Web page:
• That the promenade be 30 metres wide and no less than 20 metres
  • That the height, bulk and configuration of the built form be able to reconnect Blackwattle Bay to Pyrmont
  • That the impact of the Western Distributor be minimised through good design
  • That the height controls of the existing LEP be respected
  • That the long-standing use of Blackwattle Bay by rowers be protected by controlling other uses

The Master Plan should be placed on public exhibition and the City of Sydney should be the consent authority for the development.

The Blackwattle Bay State Significant Project

Infrastructure NSW’s proposal for Blackwattle Bay brings to mind the final lines of the poem Wet Day by James McAuley: ‘I think the world has never been redeemed; at least the marks it bears are mainly of the Beast – the broken trust, the litter and the stink’.

The scheme provides for the redevelopment of the old Fish Market site and adjoining land, including buildings up to 45 storeys high (Fig. 1). It proposes fast-tracking the planning process by making the precinct a State Significant Development. Although a background study identified the need for ‘a well-designed fine-grain network comprising streets, laneways and arcades which will enhance the accessibility of the waterfront and permeability of the precinct’, the proposal is for 12 buildings as follows:

Figure 1. Photo montage, Blackwattle Bay Precinct Planning Proposal (source:

1 x 45 storey building          156 metres

1 x 32 storey building          120 metres

1 x 30 storey building          110 metres

2 x 25 storey buildings        91.5 metres

1 x 20 storey building          75.5 metres

1 x 19 storey building          72 metres

1 x 17 storey building          65 metres

2 x 10 storey buildings        37.5 metres

2 x 5 storey buildings          21 metres

The height controls in the current Sydney City Council LEP provide for a maximum of 33 metres (nine storeys) and relate to nearby buildings. There is no justification for changing this to a maximum height of 156 metres, a height only found in the CBD. The urban form of Pyrmont should step down to the waterfront and not enclose it with a wall of very high buildings.

The apartments in the new buildings will suffer from unacceptable noise and air pollution levels from the Western Distributor and do not meet standards for cross ventilation and will therefore be reliant on mechanical cooling.

Blackwattle Bay is to be a 24-hour activity precinct. This is incompatible with a residential district, and as sound carries across water, the residents of both Pyrmont and Glebe will be affected.

Infrastructure NSW identified Blackwattle Bay as ‘an extraordinary opportunity to reconnect the harbour, its surrounding neighbourhoods and the city; to showcase Sydney’s living culture and stories of Country; to build an inclusive and iconic waterfront destination that celebrates innovation, diversity and community’. However, the planning fails miserably to do this.

The Western Distributor is currently a shadowy chasm separating Pyrmont from the Bay. It destroys the legibility of Pyrmont as a peninsula, is a gloomy wasteland and feels like an unsafe area to walk in. However, its shortcomings could be ameliorated with clever planning.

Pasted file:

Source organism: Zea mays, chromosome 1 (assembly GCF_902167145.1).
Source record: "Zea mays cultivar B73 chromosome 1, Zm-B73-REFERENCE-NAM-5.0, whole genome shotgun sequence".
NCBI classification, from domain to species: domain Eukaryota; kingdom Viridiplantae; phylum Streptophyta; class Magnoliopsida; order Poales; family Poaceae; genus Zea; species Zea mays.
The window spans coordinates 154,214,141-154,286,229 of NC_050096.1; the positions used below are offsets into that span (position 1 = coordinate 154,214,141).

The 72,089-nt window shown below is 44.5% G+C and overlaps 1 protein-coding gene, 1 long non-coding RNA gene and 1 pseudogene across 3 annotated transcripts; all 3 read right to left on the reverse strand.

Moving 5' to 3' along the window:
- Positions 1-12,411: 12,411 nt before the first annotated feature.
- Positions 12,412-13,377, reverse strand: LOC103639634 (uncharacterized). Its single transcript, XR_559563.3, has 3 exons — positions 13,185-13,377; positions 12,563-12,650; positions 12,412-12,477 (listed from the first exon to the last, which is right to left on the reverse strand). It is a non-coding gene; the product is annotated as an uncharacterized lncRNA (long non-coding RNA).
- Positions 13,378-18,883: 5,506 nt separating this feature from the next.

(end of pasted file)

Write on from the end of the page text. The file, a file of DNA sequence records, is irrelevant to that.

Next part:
The views to the west, with the Harbour in the foreground and Glebe Point in the distance framing the horizon, are picturesque. There is great potential to open up these vistas. It is a distinguished, indeed, a painterly outlook that allows the Distributor, with its vertical stanchions and horizontal roadway, to be read as a frame enclosing a magnificent landscape. The proposal does not take advantage of these opportunities. Apart from a narrow slot of open space to the Bay on the Miller St axis it will make the Distributor’s undercroft even more depressing by enclosing it with a wall of buildings.

It is claimed that the public can be confident that the development will be good urban planning because principles of good design will test the detailed designs for the buildings. This is fallacious. The building envelopes in the planning proposal are too dense and too tall. Good design is about considering all the elements, including impact on the neighbouring buildings, ameliorating the gash of the Western Distributor and managing scale, sunlight, amenity, noise and the promenade. This proposal is primarily driven by density. The scheme is fatally flawed because it starts with bad design. It is misleading to claim that a bad plan can be rectified by a design code. It cannot.

One of the objectives allegedly underpinning the proposal is to ‘embed and interpret the morphology, heritage and culture of the site to create an authentic and site responsive place’. However, the development is so dense it destroys the form of the place, particularly the relationship of the eastern edge of Blackwattle Bay to the Pyrmont peninsula. The Precinct Study also identifies ‘the need to better represent and engage knowledge and values of First Nations’ and says the precinct should ‘celebrate the cultural importance of Blackwattle Bay to the Wangal and Gadigal people’. The stories of the traditional owner’s connection with the land will be richer if the topography remains legible.

The NSW Environmental Planning and Assessment Act charges the Government with the responsibility

to promote the social and economic welfare of the community and a better environment by the proper management, development and conservation of the State’s natural and other resources, to facilitate ecologically sustainable development by integrating relevant economic, environmental and social considerations in decision-making about environmental planning and assessment and to promote good design and amenity of the built environment.

This proposal fails to do those things because it is completely skewed towards the provision of high density so that the State government can sell its land at the highest price. It is devoid of vision both for the present and the future. If it proceeds, it will go down with the Cahill Expressway as one of Sydney’s biggest planning blunders.

Of course, Infrastructure NSW paints a different picture. They say its vision is for ‘reconnecting the harbour, its surrounding neighbourhoods and the city; showcasing Sydney’s living culture and stories of Country; building an inclusive and iconic waterfront destination that celebrates innovation, diversity and community and delivering a green harbourside and a place for people’.

James McAuley’s poem Wet Day was inspired by another bay, a bay on the Derwent River in Hobart, but his closing lines, I think the world has never been redeemed; at least the marks it bears are mainly of the Beast – the broken trust, the litter and the stink, apply equally well to the spin and reality of Infrastructure NSW’s Blackwattle Bay Planning Proposal.